An estimated 10,000 people took the streets of Budapest, Hungary, this weekend to protest an agreement for the Chinese Communist Party to build a university campus in the capital city – prompting statements, reports noted on Monday, from government officials suggesting it may not go forward with the project.
The government of Hungarian Prime Minister Viktor Orban was the first European country to sign a deal with the Communist Party to join its Belt and Road Initiative (BRI), in which China offers predatory loans to developing nations in exchange for being paid to build ports, roads, and other large infrastructure projects. While not formally part of the BRI, the Orban government also agreed to allow China to build a foreign campus for its Fudan University in 1999. Officials claimed, after mounting outrage resulted in the formidable protest this weekend, that very little construction has occurred on the campus itself, allowing for a popular referendum to ask Hungarians to approve the project.
Reports suggest the Chinese university will cost about $1.8 billion, most of which will be paid by Hungarian taxpayers or the state through a loan from China.
The protest followed an announcement from Budapest Mayor Gergely Karacsony last week that the city would rename the streets surrounding the future Fudan University campus in honor of the victims of China’s many human rights atrocities. Among the new street signs are “Free Hong Kong road,” “Uyghur Martyrs’ road,” and “Dalai Lama road.” The Chinese Communist Party is currently undergoing a genocide campaign against the Uyghur ethnic group in western China, has exiled the Tibetan Buddhist leader for decades for opposing communism, and in the past year has imprisoned and attacked peaceful pro-democracy demonstrations throughout Hong Kong.
Political observers consider Karacsony, the leader of a major left-wing party in the country, one of Orban’s primary challengers to the prime ministership. Prior to welcoming the influence of the world’s largest Communist Party in his country, Orban had engaged in decades of anti-communist activism at home.
About 10,000 reportedly attended protests this weekend waving Hungarian flags and carrying signs protesting communist influence in the country. Among the slogans protesters marched with were “support Hungarian education” and “We will not be a Chinese colony!”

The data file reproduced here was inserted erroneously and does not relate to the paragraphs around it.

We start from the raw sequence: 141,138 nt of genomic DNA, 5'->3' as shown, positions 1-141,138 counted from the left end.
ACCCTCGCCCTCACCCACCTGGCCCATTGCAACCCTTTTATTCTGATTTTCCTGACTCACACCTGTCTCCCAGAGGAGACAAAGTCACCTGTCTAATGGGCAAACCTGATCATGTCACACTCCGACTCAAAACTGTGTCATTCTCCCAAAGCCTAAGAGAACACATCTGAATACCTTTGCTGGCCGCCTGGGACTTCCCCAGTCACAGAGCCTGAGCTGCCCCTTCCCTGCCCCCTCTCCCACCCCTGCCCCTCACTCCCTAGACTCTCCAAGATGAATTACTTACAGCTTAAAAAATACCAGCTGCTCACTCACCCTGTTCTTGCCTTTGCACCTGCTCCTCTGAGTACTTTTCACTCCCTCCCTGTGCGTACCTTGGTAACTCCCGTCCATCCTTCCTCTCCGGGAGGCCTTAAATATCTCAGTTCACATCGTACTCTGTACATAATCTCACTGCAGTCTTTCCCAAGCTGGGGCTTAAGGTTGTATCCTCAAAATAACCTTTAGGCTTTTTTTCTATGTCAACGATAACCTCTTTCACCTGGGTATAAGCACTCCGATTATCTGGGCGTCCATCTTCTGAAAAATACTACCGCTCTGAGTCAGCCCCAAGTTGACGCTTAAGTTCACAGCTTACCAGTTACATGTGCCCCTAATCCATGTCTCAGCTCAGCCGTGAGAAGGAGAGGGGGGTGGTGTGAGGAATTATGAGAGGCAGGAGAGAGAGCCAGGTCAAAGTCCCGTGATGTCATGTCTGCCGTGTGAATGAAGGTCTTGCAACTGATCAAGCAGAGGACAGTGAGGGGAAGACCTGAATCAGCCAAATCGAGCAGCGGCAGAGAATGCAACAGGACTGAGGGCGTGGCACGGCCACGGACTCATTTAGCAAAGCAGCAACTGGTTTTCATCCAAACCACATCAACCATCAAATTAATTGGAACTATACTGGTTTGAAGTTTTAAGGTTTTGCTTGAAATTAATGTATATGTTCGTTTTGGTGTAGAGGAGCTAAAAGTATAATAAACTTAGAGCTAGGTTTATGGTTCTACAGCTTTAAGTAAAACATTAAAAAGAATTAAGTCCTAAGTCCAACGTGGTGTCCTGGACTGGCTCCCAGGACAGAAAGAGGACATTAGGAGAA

One person carried a sign that appeared to depict Orban and Chinese dictator Xi Jinping as a bride and groom (Orban is the bride).
Orban’s government appeared to respond to the protest on Sunday with an offer to give the Hungarian people a vote on the project.
“We support a referendum in Budapest to decide whether locals want Fudan University here,” Orban’s chief of state, Gergely Gulyas, told a local outlet on Sunday, according to a translation by Radio Free Europe/Radio Liberty (RFE/RL). Gulyas emphasized that the two governments had not done much planning or other preparation to build the university, implying the Hungarian government could easily walk out of the deal.
“We don’t want to do something ‘good’ against the will of the people, including the residents of Budapest,” Gulyas said, according to another translation by Bloomberg. “That’s why we support that, once the conditions of the investment are known, that Budapest voters decide whether they want a Fudan University.”
The chief of staff suggested the vote would occur possibly in 2023.
The Chinese Foreign Ministry reacted tepidly to the protests in Hungary.
“Transnational joint education programs, a common model of international educational cooperation nowadays, serves as an important platform to promote mutual understanding. It is in keeping with the trend of the times and the interests of all,” Foreign Ministry spokesman Wang Wenbin said on Monday. “We hope relevant individuals in Hungary will remain objective and rational, follow the science, and avoid politicizing or stigmatizing normal cultural and people-to-people exchanges with China to uphold overall friendly bilateral relations.”
The Chinese state-run Global Times publication defended both the plan and the Orban government – despite its anti-communist reputation – on Monday, dismissing the protest as a fabrication by the opposition “to stigmatize the cultural exchanges for political gain.”
“The reported suspension is perhaps a flexible move by the Viktor Orban government in response to the latest protest over the weekend and won’t fundamentally damage China-Hungary friendship,” the Global Times predicted, “despite some Hungarian opposition politicians who incited the protest by hyping so-called ‘Chinese human rights abuses’ to pave the way for competition against the incumbent Hungarian Prime Minister.”
The People’s Daily, the official newspaper of the Chinese Communist Party, published a feature on Tuesday promoting the Party’s cooperative agreements with Hungary as representative of the “well-received global public good” that the repressive regime can bring to the developing world.
“On May 27, Hungary inaugurated the country’s largest solar power plant, the 100-megawatt (MW) photovoltaic power plant project built by China National Machinery Import and Export Corporation (CMC) near the southwestern city of Kaposvar,” the People’s Daily narrated. “As a key project in the cooperation between China and Hungary under the framework of the Belt and Road Initiative (BRI) and a representative of a great number of BRI projects, the Kaposvar solar power plant has fully demonstrated the philosophy of peaceful cooperation and win-win results upheld by the BRI.”
“As a result of the active participation and support of various parties, the BRI has become the world’s largest platform for international cooperation and a well-received global public good,” the propaganda outlet concluded.